Hashimotos, Hypothyroid, Symptoms, Signs, Correlations



The most common cause of Hypothyroidism is Hashimotos disease, with the association of anti-thyroid peroxidase (aniTPO) antibodies and the development of autoimmune hypothyroidism present  (Duere 2008, p.805). The progression of subclinical hypothyroidism often presents with elevated TSH alongside in range thyroid hormone levels (Duere 2008, p.805). Prevalence of antiTPO is often higher in a TSH range of above 2.5 (Sofia 2016, p.111). Those with upper-normal TSH show the prevalence of antiTPO, with a high-normal TSH having more clinical relevance in women (Sofia 2016, p.111).

Autoimmune thyroid disease causes altered thyroid gland function by cell-mediated and humoral actions as well as causing cellular damage. Cellular damage results in sensitized T-lymphocytes or autoantibodies that bind to thyroid cell membranes causing cell death and inflammatory reactions (Spencer 2016). The action of the stimulating or blocking affect this has on cell membrane receptors leads to alterations in thyroid gland function (Spencer 2016). Three auto antigens become involved in autoimmune thyroid disease, Thyroperoxidase (TPO), the TSH receptor and Thyroglobulin and are often used in the diagnosis of autoimmune thyroid disorders (Spencer 2016). TSH receptor autoantibodies are heterogeneous and mimic TSH action.  When this action antagonises the action of TSH, this causes hypothyroidism (Spencer 2016). TPOAb are involved in the destructive process of the tissues associated with hypothyroidism as seen in Hashimotos disease (Spencer 2016). Hence the appearance of TPOAb correlating with the development of thyroid dysfunction (Spencer 2016)

Stay with me here…


Fatigue is a common aetiology of endocrine dysfunction, hormone interactions, releasing factors and regulation of inflammation (Kaltsas p.393). Clients can commonly present in clinic with anxiety disorder and an increased prevalence of mood disorder is seen in patients with overt thyroid disease. Adequate levels of thyroid hormone are critical for normal brain function (Shinkov 2016, p.25). Proper function of the brain involves transport and metabolism of T4, 2 deiodinase being one of the enzymes responsible for regulating T3 and T4 in the brain (Hage 2012). All T4 in the brain is derived from serum, therefore thyroid hormones are transported across the blood brain barrier and are crucial for thyroid action in the brain (Shinkov 2016, p.25).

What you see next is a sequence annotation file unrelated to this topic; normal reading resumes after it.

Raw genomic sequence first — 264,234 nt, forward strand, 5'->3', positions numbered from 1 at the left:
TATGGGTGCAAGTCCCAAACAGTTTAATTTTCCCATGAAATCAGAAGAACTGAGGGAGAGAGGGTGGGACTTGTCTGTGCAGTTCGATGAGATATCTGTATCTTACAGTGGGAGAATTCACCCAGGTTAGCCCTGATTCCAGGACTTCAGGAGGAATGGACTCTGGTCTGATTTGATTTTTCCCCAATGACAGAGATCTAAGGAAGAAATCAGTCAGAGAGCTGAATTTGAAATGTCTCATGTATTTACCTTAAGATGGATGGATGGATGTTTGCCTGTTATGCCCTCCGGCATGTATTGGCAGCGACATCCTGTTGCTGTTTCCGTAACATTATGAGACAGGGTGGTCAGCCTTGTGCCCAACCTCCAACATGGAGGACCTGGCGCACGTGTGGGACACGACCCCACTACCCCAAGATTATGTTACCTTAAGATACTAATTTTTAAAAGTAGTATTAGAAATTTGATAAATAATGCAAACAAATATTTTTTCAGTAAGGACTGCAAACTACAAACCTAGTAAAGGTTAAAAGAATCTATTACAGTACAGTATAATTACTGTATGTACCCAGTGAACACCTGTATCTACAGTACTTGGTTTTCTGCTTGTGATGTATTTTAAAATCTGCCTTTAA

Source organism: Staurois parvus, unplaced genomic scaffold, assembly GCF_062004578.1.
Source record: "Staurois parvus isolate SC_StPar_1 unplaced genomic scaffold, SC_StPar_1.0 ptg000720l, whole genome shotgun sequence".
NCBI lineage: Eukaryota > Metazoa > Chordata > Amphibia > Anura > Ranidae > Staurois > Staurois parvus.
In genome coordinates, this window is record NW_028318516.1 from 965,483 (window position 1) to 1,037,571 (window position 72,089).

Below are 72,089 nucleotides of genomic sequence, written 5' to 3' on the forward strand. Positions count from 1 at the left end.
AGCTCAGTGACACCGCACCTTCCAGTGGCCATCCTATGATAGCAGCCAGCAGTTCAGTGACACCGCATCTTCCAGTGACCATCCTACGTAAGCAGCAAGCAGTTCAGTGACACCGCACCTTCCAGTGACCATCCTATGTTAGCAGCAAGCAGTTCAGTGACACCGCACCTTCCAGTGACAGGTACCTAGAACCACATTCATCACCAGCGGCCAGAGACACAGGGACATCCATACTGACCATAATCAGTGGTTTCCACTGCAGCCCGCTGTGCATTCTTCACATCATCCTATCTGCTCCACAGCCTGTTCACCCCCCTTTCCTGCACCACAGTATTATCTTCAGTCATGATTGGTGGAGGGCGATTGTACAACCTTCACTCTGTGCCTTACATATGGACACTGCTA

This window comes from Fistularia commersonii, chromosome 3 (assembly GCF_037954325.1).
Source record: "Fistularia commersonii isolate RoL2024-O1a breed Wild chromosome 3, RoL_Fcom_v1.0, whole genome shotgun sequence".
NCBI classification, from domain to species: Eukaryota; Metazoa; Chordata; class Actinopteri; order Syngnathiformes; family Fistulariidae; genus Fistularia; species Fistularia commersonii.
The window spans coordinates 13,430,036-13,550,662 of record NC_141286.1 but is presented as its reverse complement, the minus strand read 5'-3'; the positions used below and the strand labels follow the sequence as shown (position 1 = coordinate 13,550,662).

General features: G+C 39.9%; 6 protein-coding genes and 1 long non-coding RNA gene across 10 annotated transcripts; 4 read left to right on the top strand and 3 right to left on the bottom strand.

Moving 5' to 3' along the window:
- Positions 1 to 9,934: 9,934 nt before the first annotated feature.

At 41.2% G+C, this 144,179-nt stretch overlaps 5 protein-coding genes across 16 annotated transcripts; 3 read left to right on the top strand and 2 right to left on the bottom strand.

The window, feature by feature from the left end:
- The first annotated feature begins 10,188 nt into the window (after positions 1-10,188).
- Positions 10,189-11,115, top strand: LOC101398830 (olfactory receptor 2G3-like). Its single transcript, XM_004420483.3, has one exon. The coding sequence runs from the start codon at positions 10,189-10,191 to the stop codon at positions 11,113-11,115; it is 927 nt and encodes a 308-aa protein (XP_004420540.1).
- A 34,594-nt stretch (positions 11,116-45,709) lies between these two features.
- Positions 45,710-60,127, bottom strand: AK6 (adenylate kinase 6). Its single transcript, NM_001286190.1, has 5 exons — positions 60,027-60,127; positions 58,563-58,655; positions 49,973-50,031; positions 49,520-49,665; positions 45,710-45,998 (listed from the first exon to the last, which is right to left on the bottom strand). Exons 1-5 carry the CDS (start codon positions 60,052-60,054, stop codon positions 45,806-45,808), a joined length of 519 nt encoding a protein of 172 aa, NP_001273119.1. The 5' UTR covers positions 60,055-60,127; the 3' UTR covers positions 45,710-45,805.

There are several proteins capable of transporting thyroid hormone such as Organic anion transporting polypeptide (OATP) and Monocarboxylate (MCT8), MCT8 has been characterised as an active thyroid hormone transporter with its mutations leading to brain disorders and irregularities in mood, brain development, cognitive impairment and depression (Shinkov 2016, p.25). OATP also plays a significant role in delivering serum T4 to the brain. OATP1C1 is seen to up-regulate hypothyroid and down-regulate hyperthyroid, hence any changes in the transporters function will directly influence thyroid hormone transport and cause a shift in regularities of the brain (Deure 2016, p.805), (Shinkov 2016, p.26). This could explain fatigue, depression and changes in mood as are often presented in thyroid disease.

The association of Hashimoto symptoms are linked to autoimmune processes such as inflammatory bowel disease, anaemia, celiac disease and diabetes (Ebert 2010). Symptos such as fatigue, dry skin and hair, intolerance to cold, inflammatory bowel symptoms, excessive thirst and deficiency in iron. Iron playing an important role in thyroid hormone metabolism (Khatiwada 2016).

Secretion of acid within the Gastrointestinal Tract can often be reduced in hypothyroidism, this often is correlated to the changes that take place within the gastric mucosa. Hashimotos disease is associated with reduced acid output relating to a high incidence of parietal cell antibodies, the epithelial cells that secrete hydrochloric acid and intrinsic factor. This reduced output linking to autoimmune conditions such as gastritis or reduction of gastrin levels that affect gastric emptying because of the damage to smooth muscle (Ebert 2010, p.403).